Now bring the solder onto the connection of the wire and the other part so it flows on the wire and the other part to get a good electrical connection. Repeat until the wire does not move anymore. Use the tweezers or pliers to hold the wire or the chip in place. Pull gently to test the connection.
You have to connect pins 1 and 2 to where the LED was before you cut it out. The anode must be connected to pin 1 and the cathode to pin 2, do not confuse them, it will not work the other way round. You should see which one is which from a small drawing on the board (see photo below). If there is no drawing, well then it is a bit of a guess. I suggest you only connect the wires without soldering until you know if you got it right. You can use two pieces of wire like I did, or you can connect the MOC directly to the board if you know what you are doing.
Be careful when soldering: Pins 1 and 2 and the wires on the board must not be connected in any way, don’t use too much solder.
3. The Camera
We will now work with the camera. Plug your 2.5mm cable into the cable release connector of the camera. Now cut the cable at the desired length (I suggest at least 4 inches) after the plug and remove the isolation. You should now see for separate wires, two of which are isolated again and two blank ones. Remove a piece of the second isolation as well. Make sure none of the wires are connected and turn your camera on.
One of the isolated wires connected to either of the blank ones will cause the camera to focus, the other isolated wire connected to a blank one will make the camera focus and shoot. This alone is an improvised cable release, should you ever need one. Now solder one of the blank wires to pin 6 of the MOC and the isolated wire that made the camera focus and shoot to pin *4*, or vice versa, it doesn’t matter here. You can now test it ? press the button of the remote and the camera should take a photo. If the camera focuses but does not shoot, try holding the button of the remote for some time until it does. Nothing happens? Most likely you switched anode and cathode of the LED ? fix that and it should work.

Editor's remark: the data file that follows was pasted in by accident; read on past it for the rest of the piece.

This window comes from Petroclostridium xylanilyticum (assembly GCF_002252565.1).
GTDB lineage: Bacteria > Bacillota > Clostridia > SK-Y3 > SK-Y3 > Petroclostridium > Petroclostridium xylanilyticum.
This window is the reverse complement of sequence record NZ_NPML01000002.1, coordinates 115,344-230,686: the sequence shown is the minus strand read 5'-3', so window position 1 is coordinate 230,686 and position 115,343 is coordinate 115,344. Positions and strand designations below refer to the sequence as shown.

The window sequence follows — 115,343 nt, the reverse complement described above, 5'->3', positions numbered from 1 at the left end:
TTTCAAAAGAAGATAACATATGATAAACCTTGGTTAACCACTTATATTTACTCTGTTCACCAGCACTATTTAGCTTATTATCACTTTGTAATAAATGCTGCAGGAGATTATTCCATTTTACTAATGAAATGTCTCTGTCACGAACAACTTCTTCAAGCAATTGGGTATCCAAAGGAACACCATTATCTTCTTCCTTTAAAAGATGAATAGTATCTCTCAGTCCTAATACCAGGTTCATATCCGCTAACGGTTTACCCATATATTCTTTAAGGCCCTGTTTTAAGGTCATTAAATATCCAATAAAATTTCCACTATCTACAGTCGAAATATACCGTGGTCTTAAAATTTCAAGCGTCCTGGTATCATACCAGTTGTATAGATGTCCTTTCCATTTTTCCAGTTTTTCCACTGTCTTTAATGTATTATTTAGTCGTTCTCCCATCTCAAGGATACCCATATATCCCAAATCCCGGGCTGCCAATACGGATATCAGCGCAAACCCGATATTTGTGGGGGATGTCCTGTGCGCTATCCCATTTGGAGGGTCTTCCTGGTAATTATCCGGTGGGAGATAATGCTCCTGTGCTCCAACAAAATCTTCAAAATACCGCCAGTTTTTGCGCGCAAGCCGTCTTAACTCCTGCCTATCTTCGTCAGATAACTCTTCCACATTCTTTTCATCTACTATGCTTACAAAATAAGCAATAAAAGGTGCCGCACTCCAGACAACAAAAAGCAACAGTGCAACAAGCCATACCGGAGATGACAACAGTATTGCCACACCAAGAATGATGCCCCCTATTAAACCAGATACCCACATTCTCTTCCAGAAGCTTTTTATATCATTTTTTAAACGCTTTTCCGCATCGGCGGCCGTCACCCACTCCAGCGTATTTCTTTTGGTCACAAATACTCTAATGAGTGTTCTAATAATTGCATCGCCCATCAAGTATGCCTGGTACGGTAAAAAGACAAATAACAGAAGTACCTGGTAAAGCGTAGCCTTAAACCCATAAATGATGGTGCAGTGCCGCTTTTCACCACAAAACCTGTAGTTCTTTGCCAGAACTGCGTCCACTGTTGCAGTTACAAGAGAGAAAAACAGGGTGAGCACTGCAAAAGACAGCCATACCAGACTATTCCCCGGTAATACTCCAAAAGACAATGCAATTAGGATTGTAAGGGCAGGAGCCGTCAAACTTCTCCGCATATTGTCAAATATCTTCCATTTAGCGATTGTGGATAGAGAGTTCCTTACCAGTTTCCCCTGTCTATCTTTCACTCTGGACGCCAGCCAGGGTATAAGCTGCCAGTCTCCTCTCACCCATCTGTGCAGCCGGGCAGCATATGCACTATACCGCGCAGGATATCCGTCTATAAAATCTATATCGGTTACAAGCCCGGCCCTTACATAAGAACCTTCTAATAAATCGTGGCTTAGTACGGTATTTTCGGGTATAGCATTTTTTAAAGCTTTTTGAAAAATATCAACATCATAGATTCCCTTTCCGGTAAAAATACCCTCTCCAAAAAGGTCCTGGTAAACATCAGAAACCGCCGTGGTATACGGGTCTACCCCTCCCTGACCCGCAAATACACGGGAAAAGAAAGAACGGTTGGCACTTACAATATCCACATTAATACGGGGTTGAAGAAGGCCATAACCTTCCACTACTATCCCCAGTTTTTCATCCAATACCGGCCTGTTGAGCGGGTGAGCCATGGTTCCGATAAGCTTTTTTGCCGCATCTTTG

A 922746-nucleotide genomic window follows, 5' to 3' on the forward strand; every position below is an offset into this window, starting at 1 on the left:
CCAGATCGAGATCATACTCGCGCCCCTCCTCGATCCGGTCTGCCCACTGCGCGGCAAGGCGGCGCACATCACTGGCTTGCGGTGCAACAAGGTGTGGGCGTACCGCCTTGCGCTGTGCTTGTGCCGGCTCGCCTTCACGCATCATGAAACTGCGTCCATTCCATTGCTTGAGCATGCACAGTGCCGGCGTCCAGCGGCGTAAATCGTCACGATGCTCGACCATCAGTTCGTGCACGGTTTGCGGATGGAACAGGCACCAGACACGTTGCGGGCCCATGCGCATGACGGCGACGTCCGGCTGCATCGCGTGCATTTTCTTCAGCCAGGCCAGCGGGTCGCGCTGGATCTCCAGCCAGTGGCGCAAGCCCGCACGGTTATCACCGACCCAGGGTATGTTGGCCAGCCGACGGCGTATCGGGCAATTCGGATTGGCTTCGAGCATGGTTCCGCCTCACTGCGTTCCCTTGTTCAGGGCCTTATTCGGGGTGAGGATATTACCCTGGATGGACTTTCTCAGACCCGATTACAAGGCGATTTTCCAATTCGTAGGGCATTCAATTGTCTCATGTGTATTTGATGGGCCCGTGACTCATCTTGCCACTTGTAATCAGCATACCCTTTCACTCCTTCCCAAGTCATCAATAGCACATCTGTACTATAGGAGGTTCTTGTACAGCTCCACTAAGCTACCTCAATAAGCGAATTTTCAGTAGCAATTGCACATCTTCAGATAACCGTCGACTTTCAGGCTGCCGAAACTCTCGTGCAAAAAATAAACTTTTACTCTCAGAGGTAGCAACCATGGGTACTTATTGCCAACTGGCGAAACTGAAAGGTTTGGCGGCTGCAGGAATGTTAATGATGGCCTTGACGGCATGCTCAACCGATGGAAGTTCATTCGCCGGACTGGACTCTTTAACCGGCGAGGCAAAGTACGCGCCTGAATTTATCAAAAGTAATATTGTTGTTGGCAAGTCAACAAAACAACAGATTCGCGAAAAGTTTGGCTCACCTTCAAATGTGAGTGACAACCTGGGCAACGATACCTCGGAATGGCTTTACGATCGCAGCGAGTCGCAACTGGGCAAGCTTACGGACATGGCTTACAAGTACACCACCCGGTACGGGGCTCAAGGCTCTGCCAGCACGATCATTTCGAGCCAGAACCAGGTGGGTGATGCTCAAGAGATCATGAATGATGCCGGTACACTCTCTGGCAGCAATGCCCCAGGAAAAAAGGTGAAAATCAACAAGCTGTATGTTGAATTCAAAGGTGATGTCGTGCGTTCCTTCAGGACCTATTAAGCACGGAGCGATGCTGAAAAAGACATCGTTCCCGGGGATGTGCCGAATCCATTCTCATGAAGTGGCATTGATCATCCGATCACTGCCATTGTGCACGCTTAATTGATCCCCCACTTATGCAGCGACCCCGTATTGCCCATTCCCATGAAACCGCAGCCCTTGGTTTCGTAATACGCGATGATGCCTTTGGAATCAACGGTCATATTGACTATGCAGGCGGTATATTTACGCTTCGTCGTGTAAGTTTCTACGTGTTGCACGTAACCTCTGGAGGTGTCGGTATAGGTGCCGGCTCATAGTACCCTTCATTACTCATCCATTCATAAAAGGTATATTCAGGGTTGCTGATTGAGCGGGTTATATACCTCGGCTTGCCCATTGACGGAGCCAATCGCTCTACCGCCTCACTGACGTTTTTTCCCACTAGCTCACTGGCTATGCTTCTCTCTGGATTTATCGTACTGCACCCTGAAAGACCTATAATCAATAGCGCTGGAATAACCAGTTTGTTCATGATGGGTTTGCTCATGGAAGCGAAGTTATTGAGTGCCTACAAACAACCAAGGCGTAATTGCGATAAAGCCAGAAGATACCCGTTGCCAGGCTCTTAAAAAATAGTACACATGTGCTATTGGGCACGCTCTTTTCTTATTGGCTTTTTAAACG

4. The Case
Put everything in the case of the doorbell, make sure nothing is connected to anything it should not be and cut a hole for the wire to the camera. I secured the cable with some tape for strain?relief.
Congratulations, you are done!
The basic answer to "why" is: because it doesn't matter in any practical way.
To put it into perspective, this is a 4.8% difference in sensor area. Or, linearly, it's 2.3% difference in crop factor.
This is not very much, and generally other measurement tolerances will be less precise. For example, if you measure the actual focal length of, say, a bunch of different models of 50mm lenses, they probably have a greater variation in field of view.
In general, newer sensor technology moves forward, and in this case there's no exception: the D3100's sensor is significantly better, particularly for controlling noise at high ISOs. From dpreview:
The D3100 offers little to complain about in terms of image quality, and its new 14Mp sensor delivers very good results. High ISO performance is substantially improved over the D3000 [...].
Basically, the small difference in sensor size is insignificant compared to the improvements in terms of image quality, and the small difference in framing is likewise a non-issue.